I’ve said unflattering things about his base of support because they voted for a candidate endorsed by the KKK and neo-nazies and many of them did it while denying the existence of racism, and while simultaneously arguing that the PC notion that black lives should matter is threatening to them. And I know, I know, not all Trump supporters are racist, but forgive me if my radar isn’t good enough to distinguish between racists and the good-hearted people who align themselves with racists to help elect a racist. I think Trump supporters should understand my shortcoming. Many of them claim to have an equally hard time telling the difference between a Muslim and a terrorist, and let me assure you that the ratio of terrorists to Muslims in the world is gigantically larger than that of racists to Trump supporters.
So forgive me for not holding these people in high esteem. I mean, all they did was hear a man brag about and be accused of sexual assault, mock a disabled man, consistently make degrading comments about women, talk about how he wished he could date his own daughter, get caught in lie after lie, re-tweet white supremacists, call Mexicans rapists and viciously bully anyone who dared question or criticize him and still consider him a decent enough person to lead the free world.
With all that said, I do actually have some sympathy for Trump voters. Like Bourdain, I’ve spent a lot of time in rural areas of developing countries with people who are often both isolated from the larger world, and uneducated about and frightened by how it is changing their lives. So I feel like I get what some of Middle America is going through while trapped in their bubble. I can also appreciate that they are hurting economically, but it would be fair to say that my life hasn’t played out exactly the way I planned it. I, too, feel like something broke along the way in terms of me doing what I was supposed to do but not making it as far as I was promised. Hell, I had to move to South Korea for work in 2008, after graduating law school. But here’s the thing, I, like so many other similarly situated people, didn’t resort to blaming other groups who are also hurting. I listened to the message of groups like Occupy Wall St, and people like Bernie Sanders and Elizabeth Warren and trained my sights on the real enemy the working class: the greedy people who profit off of poor labor standards. That has proven to be one of the most frustrating things about Trump’s election. Just as our target was coming properly into focus and range, Trump’s supporters voted to turn the whole ship around. Even worse, they elected a fox and his billionaire buddies to guard the hen house, which has left many of the hens justifiably frightened for their well-being.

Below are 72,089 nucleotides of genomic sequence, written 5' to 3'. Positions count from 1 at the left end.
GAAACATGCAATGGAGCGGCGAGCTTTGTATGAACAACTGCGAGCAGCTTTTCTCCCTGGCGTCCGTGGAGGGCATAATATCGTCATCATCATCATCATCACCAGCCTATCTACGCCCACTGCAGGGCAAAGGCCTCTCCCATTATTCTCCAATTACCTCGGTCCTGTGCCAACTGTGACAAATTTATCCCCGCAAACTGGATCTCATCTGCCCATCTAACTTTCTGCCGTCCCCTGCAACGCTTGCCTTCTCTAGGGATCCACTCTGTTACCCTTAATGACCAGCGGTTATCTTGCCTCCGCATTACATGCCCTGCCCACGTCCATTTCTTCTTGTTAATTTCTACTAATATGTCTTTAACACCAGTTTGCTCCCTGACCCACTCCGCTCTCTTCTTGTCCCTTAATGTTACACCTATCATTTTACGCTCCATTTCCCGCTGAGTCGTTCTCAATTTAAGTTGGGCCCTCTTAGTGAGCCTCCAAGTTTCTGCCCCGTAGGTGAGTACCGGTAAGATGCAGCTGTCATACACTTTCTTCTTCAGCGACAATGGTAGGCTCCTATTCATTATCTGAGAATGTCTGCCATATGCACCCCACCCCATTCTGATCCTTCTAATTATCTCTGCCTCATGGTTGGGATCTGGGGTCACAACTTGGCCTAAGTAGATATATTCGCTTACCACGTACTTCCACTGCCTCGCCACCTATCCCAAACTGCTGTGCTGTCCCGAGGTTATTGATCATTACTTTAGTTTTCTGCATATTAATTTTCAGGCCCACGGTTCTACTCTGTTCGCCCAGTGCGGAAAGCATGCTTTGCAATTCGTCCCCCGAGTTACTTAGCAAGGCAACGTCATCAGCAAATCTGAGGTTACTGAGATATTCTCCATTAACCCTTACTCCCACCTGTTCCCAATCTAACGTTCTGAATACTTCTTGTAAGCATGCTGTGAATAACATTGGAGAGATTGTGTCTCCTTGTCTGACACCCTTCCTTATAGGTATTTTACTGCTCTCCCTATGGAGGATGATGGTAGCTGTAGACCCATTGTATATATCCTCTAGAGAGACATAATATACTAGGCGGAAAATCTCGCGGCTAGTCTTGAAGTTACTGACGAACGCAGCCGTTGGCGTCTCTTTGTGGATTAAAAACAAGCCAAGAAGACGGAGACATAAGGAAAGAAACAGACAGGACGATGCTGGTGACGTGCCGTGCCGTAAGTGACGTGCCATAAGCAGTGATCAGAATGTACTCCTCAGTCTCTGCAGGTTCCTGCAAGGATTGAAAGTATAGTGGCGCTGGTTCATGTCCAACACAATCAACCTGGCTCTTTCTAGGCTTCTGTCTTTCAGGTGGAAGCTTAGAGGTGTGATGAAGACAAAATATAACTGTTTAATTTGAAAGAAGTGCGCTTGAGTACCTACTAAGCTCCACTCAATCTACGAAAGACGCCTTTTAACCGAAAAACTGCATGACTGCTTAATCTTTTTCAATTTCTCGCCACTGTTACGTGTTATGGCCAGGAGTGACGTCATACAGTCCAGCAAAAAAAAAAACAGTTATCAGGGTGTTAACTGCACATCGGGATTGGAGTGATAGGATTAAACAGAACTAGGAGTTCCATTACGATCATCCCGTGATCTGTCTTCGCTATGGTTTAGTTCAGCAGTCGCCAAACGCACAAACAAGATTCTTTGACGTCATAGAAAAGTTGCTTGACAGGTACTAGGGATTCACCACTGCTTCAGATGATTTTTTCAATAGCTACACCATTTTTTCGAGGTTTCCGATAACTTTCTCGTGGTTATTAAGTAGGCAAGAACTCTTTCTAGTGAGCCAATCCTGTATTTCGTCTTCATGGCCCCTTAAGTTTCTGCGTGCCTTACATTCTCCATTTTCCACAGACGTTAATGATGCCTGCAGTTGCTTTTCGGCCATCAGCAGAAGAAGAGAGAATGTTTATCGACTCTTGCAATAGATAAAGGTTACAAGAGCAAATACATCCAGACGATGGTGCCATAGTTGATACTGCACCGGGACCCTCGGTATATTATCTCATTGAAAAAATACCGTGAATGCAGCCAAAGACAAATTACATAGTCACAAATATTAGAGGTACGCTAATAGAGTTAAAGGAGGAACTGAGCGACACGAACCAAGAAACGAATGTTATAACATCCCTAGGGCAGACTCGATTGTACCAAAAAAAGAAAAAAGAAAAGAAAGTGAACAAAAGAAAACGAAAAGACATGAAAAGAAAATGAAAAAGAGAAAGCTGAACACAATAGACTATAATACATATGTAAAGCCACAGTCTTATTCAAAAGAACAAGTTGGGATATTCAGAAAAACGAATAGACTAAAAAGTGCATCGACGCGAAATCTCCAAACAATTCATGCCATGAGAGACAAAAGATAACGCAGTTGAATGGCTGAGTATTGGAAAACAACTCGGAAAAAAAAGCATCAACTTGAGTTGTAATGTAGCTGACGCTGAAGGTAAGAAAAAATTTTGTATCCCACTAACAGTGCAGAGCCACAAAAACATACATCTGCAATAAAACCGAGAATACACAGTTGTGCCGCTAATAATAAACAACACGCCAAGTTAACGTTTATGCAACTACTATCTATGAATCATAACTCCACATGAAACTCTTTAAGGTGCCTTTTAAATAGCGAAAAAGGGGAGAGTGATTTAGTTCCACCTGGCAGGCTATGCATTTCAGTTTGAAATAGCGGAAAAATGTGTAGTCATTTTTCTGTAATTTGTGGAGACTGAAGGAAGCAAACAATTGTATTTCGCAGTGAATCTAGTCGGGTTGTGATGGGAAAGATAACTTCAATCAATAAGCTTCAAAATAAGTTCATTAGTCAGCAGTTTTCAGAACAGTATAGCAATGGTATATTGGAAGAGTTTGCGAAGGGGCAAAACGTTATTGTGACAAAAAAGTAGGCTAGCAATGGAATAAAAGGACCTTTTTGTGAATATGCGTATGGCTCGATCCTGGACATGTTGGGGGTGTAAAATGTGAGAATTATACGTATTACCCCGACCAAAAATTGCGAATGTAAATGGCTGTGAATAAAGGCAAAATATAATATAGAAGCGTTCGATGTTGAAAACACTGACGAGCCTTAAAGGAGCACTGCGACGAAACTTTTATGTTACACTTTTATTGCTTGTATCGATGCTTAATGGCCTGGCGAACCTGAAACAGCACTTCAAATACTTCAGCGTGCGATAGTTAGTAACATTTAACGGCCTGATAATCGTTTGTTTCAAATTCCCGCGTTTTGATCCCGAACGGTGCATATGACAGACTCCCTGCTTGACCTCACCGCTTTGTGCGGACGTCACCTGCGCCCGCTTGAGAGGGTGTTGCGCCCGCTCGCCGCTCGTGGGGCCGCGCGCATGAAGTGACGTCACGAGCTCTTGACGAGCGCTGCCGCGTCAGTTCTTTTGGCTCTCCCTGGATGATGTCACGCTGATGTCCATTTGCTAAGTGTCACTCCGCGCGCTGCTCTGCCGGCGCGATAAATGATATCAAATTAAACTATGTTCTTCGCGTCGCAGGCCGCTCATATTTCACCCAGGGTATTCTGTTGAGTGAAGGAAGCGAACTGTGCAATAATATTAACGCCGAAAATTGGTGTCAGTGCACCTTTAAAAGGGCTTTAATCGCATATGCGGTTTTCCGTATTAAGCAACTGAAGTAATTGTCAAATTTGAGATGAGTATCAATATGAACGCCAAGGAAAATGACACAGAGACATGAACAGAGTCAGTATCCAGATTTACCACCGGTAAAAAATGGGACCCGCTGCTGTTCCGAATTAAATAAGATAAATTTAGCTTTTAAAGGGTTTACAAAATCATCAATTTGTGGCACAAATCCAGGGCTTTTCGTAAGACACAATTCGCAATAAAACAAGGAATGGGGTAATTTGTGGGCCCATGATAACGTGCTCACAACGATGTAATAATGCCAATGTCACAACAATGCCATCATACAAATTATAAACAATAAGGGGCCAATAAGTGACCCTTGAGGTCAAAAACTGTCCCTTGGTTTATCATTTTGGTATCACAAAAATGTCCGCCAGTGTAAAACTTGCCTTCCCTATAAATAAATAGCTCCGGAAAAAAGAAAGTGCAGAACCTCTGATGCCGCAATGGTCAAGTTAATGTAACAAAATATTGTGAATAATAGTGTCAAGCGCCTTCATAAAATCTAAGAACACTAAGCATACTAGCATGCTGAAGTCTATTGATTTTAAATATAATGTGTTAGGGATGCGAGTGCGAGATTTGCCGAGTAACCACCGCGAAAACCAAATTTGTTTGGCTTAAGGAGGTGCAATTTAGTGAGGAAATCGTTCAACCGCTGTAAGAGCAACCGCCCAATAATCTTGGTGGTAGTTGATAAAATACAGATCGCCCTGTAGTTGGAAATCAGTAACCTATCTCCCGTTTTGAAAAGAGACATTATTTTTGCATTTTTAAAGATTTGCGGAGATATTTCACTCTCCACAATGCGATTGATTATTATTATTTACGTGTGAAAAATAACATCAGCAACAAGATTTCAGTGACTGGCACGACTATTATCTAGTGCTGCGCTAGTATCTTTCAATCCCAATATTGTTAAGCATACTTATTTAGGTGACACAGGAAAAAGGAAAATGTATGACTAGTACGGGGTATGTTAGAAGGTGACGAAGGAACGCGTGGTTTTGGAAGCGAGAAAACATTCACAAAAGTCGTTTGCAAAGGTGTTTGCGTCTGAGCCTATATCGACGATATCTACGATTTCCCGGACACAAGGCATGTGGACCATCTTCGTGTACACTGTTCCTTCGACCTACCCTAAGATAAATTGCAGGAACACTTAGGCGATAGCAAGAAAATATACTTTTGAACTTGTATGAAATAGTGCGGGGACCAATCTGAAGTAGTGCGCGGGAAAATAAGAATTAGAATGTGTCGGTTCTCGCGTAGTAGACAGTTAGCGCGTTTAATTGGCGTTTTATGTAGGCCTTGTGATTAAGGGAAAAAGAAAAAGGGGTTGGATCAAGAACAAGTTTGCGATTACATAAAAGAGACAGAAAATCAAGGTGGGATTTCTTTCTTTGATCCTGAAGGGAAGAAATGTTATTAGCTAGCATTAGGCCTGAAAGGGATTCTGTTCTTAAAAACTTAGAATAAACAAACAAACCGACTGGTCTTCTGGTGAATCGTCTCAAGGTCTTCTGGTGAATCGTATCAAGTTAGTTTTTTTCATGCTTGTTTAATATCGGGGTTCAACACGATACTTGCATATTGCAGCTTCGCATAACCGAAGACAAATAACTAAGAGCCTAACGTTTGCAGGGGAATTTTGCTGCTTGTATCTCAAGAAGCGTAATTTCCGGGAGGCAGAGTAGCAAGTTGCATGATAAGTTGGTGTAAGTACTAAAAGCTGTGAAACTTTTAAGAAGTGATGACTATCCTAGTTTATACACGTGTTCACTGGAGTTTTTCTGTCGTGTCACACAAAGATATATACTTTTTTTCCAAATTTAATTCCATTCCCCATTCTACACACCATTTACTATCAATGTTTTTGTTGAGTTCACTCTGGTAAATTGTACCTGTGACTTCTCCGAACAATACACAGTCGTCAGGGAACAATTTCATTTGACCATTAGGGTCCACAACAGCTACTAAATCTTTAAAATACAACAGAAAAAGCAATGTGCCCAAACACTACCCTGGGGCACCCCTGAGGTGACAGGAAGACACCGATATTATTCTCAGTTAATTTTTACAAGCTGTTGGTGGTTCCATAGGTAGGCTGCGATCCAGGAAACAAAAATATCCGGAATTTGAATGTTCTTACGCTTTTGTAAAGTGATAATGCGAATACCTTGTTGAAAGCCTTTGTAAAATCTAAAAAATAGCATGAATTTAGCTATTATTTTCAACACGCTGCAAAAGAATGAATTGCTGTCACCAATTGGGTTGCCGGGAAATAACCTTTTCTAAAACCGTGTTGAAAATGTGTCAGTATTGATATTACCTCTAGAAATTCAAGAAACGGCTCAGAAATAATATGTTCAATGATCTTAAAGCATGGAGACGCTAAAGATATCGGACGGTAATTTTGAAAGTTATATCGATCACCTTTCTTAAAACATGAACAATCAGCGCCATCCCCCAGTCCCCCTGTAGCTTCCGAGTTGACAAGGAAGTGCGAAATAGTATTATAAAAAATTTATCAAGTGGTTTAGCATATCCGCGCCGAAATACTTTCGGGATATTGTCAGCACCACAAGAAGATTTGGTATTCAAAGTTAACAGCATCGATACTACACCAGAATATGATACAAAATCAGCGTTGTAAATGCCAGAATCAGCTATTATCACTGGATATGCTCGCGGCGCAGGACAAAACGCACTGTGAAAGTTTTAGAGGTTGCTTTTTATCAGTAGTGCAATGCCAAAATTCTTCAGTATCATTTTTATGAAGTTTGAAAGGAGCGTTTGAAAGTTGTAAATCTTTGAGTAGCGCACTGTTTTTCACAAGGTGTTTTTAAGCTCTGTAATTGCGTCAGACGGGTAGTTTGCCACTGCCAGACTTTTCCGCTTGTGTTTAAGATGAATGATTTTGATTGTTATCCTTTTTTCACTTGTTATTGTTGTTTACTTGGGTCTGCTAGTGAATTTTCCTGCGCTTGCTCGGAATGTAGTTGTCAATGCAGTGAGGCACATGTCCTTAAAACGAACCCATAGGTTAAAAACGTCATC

I don’t care what your bank account looks like, you are not justified in threatening and terrifying marginalized groups of people, even if it does make your life better. That’s not what decent people do, and that’s where I’m at. A large portion of America watched a man – who is not a decent human being by any measurement I’m aware of – run a divisive, fact-free and threatening campaign, and rallied around him. Sorry if I think that should be a reflection on them. But to hear Bourdain and other’s tell it, members of the party of “personal responsibility” shouldn’t be held accountable for their choices because me calling them out on their endless bullshit drove them to do it.
Still, I know that something has to change about the tone of our politics because as Americans we’re stuck with each other. I also know that when something in this country has to change, has to be fixed, it is, nearly by definition, up to progressives to do it. So even though I can call Trump supporters morons with the kind of righteousness that only comes with being right, going forward I will refrain. This will be my one and only rant against them. I will focus my attention on the people who matter: Trump, and the GOP who will willing do his bidding if they think it will help them win the next election. I will also remind all the Red State people trapped in their bubbles that they are welcomed to step out of it and join the diverse and integrated world anytime they want. All they have to do is respect everyone else as a human being deserving of the same rights, freedom and protections they would want for themselves. That might sound like a tall order, but it’s a hell of a lot easier than changing your race, or where you were born or who you love in order to be treated decently.
SideBar: To all the people who think liberals’ negative reaction to Trump is just the other side of the coin of how conservatives reacted to Obama, please remember that our fear of Trump is the result of the things he has said and done. Your fear of Obama came from the things you imagined he would do. Y’all still have your guns, right? No one was put in a FEMA camp and we’re not under Sharia Law, right? Oh yeah, and it turns out Obama was born in America. Meanwhile, Trump is still acting like a temperamental child on twitter and nominated a man considered too racist to be a judge to head the Justice Department, and that’s just a tiny handful of things I could mention.